With all of the recent market volatility, investors and issuers have been shocked in many ways by the sudden and unprecedented surge in market turmoil. Recently, we had the opportunity to listen in on a call with one of the largest Designated Market Makers (DMMs) on the New York Stock Exchange and gained some perspective on the current state of the markets and what we might expect moving forward.
First, there is some positive news on the recent shift from traditional floor operations to all electronic trading. The transition through the first two days was working as planned, and, even with the surge in volatility, the “market plumbing” has continued to function well. There have been no changes to market liquidity. Retail investor demand has also held up well, accounting for approximately 15% of total volume, and, notably, retail holders have not been major sellers in the market.
On the other side of the ledger, volatility has seen an unprecedented surge. As an example, the circuit breakers implemented on the NYSE following the “flash crash” of 2010 were never used in nearly a decade following their implementation but have come into play four times in the past two weeks of trading, functioning as intended. Unlike other periods of volatility, the selling pressure has not come from traditional hedging activities but rather from outright liquidations of positions on the part of fund managers.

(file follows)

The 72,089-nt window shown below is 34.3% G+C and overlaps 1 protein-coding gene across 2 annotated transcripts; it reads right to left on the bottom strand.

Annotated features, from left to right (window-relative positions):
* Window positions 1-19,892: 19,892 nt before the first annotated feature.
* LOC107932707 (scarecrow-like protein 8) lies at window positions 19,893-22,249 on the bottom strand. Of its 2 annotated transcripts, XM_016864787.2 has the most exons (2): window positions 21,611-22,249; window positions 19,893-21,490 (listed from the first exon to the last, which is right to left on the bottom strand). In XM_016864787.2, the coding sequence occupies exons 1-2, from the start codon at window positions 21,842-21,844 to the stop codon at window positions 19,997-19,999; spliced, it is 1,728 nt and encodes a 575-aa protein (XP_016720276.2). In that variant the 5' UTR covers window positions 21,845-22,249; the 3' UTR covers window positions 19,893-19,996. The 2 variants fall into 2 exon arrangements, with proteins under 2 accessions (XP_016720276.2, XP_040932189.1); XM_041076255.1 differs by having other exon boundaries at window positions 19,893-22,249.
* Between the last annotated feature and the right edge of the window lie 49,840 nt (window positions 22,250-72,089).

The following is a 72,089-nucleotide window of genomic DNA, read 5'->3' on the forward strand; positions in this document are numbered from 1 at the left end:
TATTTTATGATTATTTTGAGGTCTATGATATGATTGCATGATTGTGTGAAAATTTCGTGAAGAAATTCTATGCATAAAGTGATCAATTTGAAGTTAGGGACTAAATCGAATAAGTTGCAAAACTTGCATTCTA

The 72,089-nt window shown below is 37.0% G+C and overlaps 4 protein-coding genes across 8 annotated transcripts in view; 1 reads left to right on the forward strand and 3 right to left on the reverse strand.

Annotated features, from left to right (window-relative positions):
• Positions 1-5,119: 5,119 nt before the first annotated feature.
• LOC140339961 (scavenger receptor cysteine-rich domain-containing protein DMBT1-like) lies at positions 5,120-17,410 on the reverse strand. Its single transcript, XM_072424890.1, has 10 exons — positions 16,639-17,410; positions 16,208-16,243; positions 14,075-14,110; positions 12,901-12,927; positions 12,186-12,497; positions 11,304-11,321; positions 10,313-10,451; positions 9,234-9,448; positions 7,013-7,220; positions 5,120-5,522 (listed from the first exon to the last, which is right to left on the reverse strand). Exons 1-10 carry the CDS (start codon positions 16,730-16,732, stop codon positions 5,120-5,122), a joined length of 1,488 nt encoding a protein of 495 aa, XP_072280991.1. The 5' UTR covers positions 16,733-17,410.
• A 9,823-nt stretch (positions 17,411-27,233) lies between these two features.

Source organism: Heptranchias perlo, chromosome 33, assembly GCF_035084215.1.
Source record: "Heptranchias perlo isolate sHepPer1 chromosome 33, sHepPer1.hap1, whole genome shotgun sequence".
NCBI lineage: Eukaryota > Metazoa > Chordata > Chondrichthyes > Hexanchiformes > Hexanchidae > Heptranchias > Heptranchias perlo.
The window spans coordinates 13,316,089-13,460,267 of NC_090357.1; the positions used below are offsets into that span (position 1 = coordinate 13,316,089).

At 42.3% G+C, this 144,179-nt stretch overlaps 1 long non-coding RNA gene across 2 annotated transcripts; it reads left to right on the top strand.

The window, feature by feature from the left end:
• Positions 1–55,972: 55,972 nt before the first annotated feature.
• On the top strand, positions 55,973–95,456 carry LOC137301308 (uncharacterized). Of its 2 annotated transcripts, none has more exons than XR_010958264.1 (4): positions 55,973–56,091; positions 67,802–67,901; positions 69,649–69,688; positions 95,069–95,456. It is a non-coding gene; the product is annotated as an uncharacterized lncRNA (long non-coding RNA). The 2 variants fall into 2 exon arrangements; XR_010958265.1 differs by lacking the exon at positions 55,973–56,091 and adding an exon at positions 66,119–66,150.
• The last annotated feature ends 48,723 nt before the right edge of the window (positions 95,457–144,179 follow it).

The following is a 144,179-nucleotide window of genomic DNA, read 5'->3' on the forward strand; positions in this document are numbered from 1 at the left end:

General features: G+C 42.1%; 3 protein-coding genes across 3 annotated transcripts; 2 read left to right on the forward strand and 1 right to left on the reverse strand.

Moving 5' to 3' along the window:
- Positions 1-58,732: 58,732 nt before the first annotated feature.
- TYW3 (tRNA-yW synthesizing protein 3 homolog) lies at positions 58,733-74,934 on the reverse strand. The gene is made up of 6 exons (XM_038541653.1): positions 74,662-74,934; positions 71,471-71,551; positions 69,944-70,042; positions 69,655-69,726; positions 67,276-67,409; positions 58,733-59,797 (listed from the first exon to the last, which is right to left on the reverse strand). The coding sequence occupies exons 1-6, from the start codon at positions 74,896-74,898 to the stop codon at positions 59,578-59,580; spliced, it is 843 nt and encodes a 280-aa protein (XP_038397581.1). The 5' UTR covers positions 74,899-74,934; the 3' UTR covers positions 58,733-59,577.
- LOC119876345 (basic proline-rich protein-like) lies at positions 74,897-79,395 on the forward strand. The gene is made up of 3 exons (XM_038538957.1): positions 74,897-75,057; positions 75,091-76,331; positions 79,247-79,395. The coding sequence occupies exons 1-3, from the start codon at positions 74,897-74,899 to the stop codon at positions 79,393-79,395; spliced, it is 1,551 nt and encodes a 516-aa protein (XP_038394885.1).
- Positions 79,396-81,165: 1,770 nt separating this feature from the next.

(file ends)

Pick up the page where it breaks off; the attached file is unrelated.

Fund liquidations resulting from shareholder redemptions have been a source of volatility, but there are two factors that may help alleviate this. First, most index funds have suspended their quarterly rebalancing that was set for the end of March. Second, the Federal Reserve is contemplating new programs that might benefit ETFs and certain other funds, allowing them to access loans to cover redemptions in high volatility collateralized by securities. The result is that rather than forced selling in a market panic, funds could cover redemptions and subsequently trade after the market has calmed.
As we continue to navigate these challenging times, know that there is confidence in the markets to function normally with adequate liquidity, even if we still have to deal with higher levels of volatility over the near term.